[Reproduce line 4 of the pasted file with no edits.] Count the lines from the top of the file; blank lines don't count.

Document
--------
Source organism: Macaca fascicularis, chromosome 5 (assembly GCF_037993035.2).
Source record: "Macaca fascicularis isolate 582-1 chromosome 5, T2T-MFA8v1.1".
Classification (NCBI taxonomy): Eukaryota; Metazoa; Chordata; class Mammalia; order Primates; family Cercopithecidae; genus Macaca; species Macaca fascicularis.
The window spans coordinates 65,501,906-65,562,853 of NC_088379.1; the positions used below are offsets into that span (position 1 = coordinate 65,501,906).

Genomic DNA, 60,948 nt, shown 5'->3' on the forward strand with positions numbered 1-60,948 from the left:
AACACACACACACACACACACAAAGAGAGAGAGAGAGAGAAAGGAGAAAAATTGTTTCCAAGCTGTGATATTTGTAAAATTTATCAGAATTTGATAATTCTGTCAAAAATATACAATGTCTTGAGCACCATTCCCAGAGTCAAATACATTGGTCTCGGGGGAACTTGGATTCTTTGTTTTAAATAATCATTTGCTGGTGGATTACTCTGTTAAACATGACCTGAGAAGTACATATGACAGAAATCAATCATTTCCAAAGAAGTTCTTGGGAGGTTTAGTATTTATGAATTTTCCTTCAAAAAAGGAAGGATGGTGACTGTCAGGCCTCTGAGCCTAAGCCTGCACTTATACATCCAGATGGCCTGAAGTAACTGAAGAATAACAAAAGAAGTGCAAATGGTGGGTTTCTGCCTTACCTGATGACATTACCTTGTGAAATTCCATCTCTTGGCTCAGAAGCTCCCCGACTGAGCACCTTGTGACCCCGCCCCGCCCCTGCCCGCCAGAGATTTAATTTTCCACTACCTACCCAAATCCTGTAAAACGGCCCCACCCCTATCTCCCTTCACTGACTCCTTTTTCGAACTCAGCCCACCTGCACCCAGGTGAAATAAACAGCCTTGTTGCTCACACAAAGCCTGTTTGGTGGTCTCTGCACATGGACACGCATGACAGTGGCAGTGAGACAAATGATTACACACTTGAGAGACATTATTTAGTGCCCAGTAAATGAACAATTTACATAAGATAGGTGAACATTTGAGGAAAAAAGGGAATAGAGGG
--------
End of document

The window spans coordinates 65,501,906-65,562,853 of NC_088379.1; the positions used below are offsets into that span (position 1 = coordinate 65,501,906).